William Kosman - Artiste Peintre

Wednesday, April 27, 2022

# 101 - Inching Further Away From Reality


Fellow Art Lovers:

A funny thing happened on Bainbridge Street in Philadelphia’s Queen Village neighborhood. It was a while ago when the trees were bare of leaves, and I noticed how the sunshine behind the trees cast the intricate shadows of the trees’ branches on the parked cars and the street in front of me. 

It was an appealing image, because it contained numerous attractions; there were just a few people walking along the sidewalk; the row of buildings was historic contained a mixtures of surfaces and shapes; the various colors were bright, including those of the cars and trucks crossing my vision. 

So, like any painter who wants to get the greatest impact out of a scene, I decided to make some changes: I altered my perspective so it looks as though I’m looking slightly down; that way I could trace the shadows even more clearly and also capture that delicacy and the life of the street on canvas. 

More changes: I played with the color scheme, kind of falling back on the same colors I used in the last several paintings I did just a while ago. The sky became pink, the branches stand out in burgundy, and I left the hints of branches in the sky to echo them. And the pavement in the foreground became orange. And the cars and trucks were painted in bright colors to keep the viewer’s eye within the painting.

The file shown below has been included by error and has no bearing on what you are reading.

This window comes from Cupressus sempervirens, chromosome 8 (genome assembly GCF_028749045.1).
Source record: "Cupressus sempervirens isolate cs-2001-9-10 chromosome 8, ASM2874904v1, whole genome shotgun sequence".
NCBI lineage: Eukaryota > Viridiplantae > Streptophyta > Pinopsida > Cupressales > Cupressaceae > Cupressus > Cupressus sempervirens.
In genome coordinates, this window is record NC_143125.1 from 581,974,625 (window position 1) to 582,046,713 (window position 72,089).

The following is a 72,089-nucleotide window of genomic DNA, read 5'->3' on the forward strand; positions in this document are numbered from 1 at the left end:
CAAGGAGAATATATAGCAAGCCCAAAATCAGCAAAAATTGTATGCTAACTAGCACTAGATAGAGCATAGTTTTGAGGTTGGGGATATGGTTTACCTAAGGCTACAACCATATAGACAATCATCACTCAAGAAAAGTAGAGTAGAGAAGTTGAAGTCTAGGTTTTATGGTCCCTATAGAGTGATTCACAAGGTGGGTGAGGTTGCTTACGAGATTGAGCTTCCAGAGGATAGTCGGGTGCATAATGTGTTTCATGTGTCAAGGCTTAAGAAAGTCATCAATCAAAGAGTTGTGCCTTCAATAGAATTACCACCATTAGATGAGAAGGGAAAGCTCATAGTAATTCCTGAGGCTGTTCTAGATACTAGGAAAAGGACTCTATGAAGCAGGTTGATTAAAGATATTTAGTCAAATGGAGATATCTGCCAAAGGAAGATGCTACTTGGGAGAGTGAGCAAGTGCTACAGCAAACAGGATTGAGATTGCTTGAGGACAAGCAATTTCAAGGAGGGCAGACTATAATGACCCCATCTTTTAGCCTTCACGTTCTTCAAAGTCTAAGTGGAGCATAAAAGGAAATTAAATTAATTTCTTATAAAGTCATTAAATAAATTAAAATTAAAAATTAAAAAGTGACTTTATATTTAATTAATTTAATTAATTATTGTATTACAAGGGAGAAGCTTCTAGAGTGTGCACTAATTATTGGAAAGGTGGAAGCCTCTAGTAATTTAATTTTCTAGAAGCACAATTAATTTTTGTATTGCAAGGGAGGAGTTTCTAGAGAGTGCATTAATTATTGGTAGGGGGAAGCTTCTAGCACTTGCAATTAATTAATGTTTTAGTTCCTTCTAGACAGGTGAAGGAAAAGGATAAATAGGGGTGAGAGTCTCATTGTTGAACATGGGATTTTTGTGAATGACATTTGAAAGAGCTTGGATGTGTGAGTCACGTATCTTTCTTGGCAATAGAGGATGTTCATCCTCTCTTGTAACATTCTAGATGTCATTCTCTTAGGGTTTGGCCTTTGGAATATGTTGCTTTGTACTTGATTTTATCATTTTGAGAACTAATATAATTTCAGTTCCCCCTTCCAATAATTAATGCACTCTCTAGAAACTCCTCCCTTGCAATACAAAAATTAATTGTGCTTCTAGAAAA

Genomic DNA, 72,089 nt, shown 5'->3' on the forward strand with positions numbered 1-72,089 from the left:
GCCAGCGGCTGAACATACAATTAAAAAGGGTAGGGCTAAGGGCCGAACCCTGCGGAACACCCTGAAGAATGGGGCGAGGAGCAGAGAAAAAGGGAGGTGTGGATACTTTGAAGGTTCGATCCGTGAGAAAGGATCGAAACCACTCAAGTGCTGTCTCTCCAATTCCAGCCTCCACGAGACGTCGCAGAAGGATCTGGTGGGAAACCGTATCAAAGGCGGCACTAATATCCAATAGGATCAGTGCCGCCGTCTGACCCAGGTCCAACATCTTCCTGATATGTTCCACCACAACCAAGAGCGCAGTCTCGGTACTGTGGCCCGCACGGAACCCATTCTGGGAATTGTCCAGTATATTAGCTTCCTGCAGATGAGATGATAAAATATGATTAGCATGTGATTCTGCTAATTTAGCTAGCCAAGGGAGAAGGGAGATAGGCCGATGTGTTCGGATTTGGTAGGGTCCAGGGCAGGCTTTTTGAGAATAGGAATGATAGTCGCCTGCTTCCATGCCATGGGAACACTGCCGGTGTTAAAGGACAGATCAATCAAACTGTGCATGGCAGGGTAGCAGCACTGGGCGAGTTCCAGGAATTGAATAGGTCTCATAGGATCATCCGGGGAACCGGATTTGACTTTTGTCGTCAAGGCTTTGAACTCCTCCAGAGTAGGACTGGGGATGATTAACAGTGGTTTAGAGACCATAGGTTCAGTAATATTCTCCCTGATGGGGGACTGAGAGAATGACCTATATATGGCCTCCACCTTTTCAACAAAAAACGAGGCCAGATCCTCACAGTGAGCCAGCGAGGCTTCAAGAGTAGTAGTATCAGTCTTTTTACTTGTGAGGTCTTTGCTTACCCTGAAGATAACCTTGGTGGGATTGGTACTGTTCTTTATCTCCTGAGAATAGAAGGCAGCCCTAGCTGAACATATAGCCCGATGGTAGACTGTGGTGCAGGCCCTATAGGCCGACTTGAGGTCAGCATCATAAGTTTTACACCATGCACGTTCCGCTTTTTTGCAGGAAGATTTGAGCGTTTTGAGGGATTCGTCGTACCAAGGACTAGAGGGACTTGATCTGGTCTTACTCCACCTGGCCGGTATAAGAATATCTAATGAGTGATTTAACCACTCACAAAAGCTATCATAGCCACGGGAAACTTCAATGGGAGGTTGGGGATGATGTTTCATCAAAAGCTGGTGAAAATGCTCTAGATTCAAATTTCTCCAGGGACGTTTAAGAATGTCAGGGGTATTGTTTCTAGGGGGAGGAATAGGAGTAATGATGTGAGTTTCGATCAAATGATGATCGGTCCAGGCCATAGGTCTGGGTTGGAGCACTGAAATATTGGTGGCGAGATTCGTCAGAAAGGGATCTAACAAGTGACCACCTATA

"A Day on Bainbridge Street" - 24" by 30" 

And speaking of cars and trucks, I rounded and simplified their forms in, I hope, not a silly way but a playful way. And I simplified the row of buildings on the other side of Bainbridge, and added just a few images of people on the sidewalk, along with a dog, because this block of Bainbridge has a pet hospital. 

A long time ago, I took painting classes in a suburb of Paris, by the name of Fresnes, and one of my instructors was Jean-Marie Creuzeau. The two most important messages he repeated over and over again were: 1. “Simplify, simplify,” and 2. : “You don’t paint the object; you paint the sign of the object.” 

When I think about how to give my paintings more impact, I often think about what he said.  

So, here you see the completed painting. And if you were to ask me, “Bill, what did you do to capture that scene and give it more impact?” I’d have to say that I had to give myself more freedom and move away from the reality. And that’s the artistic license painters and other artists use. 

Thanks for listening. I’d love to hear your comments if you have time.